A third volunteer came over from the timing table. "Are you continuing on with the marathon?" I told her that I was not. She smiled and said, "You still get a medal for finishing the 25K." Nothing against her or the race, but my goal was loftier than that when I arrived this morning. When she came back with my medal, I thanked her.
Bonnie and I talked a little more, and then the standing around in the cold finally got to me. We said our good-byes, and I headed back to Minneapolis. At least I would make my flight. For the third time, I would have to find another MN marathon to run. Maybe by then, the ankle will have healed, and I'll be faster.
Sunday, October 18, 2009
"Your co-pay for emergency care is $75, but if you pay today, it will only be $60." I laughed. I couldn't help myself. Since when did hospitals give patients a discount for paying up front?
"It's a way of encouraging patients to pay their bills on time." I laughed again. I'm not sure why this conversation was tickling my funny bone, but I scrambled in my purse for my credit card. I appreciated the discount. Things were beginning to look up after a scary situation just a few hours ago.
I gathered my belongings and carried the crutches as I hobbled out to my car. The nurse had shown me how to use them, but I felt awkward with them. That's all I needed to do was to fall again and really mess something up. I tried to give the crutches back to her, but she insisted that I keep them. She believed that I might actually need them later. I doubted it, but I took them with me to be on the safe side.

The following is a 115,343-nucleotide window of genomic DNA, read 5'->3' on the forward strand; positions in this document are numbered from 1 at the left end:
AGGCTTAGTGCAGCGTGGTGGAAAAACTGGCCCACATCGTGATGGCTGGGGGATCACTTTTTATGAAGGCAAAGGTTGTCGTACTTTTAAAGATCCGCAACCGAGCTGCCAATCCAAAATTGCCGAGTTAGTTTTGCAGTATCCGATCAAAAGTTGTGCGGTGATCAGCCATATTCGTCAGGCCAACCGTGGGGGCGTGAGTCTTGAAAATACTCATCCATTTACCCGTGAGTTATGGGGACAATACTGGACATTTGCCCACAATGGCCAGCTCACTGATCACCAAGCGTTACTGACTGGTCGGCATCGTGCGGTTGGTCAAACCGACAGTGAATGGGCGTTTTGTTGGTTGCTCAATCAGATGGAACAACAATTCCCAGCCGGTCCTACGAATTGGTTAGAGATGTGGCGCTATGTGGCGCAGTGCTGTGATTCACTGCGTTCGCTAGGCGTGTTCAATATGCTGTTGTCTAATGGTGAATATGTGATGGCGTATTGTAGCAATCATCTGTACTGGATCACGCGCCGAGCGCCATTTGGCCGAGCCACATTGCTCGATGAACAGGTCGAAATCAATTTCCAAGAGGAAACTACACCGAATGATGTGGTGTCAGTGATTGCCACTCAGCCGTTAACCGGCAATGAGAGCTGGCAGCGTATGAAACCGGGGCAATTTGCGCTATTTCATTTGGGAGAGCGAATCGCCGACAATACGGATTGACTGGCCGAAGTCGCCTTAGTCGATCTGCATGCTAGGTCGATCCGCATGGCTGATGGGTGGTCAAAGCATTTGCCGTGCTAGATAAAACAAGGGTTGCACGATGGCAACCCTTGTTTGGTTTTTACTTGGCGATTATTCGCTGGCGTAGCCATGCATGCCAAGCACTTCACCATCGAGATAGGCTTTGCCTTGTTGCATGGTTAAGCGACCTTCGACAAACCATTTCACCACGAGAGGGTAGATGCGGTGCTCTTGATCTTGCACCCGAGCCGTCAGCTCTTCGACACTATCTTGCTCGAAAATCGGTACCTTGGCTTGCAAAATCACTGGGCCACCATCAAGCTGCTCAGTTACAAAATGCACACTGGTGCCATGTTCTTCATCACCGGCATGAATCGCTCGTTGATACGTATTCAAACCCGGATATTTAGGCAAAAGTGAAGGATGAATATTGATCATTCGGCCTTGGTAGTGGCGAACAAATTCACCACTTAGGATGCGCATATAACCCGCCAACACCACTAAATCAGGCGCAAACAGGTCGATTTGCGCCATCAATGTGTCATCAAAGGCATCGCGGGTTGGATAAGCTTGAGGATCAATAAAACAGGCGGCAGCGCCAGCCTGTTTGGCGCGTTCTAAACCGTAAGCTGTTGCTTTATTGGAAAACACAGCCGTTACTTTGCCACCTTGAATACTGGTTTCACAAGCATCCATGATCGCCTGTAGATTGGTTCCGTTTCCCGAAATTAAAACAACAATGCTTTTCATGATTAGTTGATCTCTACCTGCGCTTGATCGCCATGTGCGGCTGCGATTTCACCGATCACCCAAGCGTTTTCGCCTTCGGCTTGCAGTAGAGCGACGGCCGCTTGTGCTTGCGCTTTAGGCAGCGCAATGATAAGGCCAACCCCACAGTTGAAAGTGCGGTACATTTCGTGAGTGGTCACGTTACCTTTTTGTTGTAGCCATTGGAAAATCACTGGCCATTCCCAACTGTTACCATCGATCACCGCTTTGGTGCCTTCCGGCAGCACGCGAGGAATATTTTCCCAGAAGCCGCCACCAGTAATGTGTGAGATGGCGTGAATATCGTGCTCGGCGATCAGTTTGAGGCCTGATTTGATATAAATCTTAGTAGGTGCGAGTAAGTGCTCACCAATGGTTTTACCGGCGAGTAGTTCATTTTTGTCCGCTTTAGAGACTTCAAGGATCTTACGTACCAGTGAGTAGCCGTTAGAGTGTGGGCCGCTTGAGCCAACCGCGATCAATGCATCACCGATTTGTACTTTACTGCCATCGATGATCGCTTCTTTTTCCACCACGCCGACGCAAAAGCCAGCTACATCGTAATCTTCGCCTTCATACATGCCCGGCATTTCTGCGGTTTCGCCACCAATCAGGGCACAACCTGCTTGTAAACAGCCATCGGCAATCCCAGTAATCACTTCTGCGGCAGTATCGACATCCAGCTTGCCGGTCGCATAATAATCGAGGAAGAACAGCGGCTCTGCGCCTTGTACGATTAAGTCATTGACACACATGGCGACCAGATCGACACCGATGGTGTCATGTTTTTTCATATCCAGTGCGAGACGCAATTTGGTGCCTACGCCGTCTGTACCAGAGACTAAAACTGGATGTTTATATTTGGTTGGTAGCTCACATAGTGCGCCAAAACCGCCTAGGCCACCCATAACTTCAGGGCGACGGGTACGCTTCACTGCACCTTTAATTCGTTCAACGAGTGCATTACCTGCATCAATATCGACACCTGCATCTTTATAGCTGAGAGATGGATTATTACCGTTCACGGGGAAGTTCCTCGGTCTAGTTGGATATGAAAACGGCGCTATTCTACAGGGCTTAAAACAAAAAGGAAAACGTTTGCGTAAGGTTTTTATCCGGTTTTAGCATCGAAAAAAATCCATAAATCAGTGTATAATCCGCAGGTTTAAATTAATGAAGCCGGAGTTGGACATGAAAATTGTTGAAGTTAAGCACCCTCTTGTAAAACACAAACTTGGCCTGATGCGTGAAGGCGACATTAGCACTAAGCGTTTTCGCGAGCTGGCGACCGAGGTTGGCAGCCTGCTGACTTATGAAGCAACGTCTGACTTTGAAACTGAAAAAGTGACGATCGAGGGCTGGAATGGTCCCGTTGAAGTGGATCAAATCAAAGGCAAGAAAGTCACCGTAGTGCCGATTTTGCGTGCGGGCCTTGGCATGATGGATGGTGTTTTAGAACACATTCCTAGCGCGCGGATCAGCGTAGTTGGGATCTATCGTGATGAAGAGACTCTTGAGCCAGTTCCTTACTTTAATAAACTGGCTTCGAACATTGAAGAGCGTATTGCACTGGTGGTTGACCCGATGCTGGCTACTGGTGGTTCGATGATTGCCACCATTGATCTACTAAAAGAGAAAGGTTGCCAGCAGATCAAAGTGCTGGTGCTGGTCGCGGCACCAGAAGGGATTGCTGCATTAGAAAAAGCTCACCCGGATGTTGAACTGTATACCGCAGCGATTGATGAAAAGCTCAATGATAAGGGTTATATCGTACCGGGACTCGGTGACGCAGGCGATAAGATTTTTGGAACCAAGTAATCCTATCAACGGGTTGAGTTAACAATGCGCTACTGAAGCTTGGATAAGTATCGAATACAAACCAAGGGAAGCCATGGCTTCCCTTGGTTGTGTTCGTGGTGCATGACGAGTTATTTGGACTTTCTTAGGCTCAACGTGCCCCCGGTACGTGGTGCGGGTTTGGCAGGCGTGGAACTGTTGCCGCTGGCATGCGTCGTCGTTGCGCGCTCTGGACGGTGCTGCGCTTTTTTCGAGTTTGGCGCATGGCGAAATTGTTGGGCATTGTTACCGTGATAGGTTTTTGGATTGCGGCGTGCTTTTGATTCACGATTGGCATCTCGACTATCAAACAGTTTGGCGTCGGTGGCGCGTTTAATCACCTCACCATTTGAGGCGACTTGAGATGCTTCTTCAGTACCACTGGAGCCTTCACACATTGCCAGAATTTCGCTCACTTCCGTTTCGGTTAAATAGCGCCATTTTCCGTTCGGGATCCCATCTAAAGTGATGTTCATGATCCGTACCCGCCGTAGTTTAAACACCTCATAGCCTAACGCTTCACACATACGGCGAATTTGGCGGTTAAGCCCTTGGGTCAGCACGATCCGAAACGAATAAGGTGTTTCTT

The x-rays showed no broken bones in my right ankle or foot. That was the good news. It was just a bad sprain that was causing me so much pain and causing me to hobble my way through the afternoon. I read the papers that the doctor had given me. Three to six weeks would pass before the sprain would completely heal. In addition to the crutches, I had an air cast to immobilize the ankle. I also had a prescription for pain killers. I was told to elevate and ice the ankle and foot as much as possible. There is little else that can be done for a sprain.
Did this mean that I couldn't run for almost 2 months? What about all of the races that I had registered for over the next couple of months? I was already down in the dumps about missing the Columbus Marathon the next day. However, in this condition, I couldn't run. I could barely walk. How did this happen? Was it bad karma coming back to haunt me? Who did I screw over in my previous life to get to this point in my present life, lol?
The day had started on Saturday morning with a 4:30 a.m. drive to Cookeville, TN for it's inaugural Susan G. Komen Race for the Cure 5K. It was raining, cold, and slow going. I arrived at Tennessee Technological University (TTU) about 6:00 a.m. I checked in, picked up my timing chip and goodie bag, and headed to the Survivors' Tent. I filled my plate with a delicious breakfast of mixed fruit, a muffin, and a bagel and grabbed a cup of orange juice. I sat down with Judy (MI). She told me about her sister who had the same condition as I did - metastasized breast cancer to the bones. Just like me, her sister was also taking Zometa to help rebuild her bone tissue, but her sister's prognosis was not a good one. I wanted to talk with her more and to find out why there was a difference between her sister and me, but I did not have the opportunity.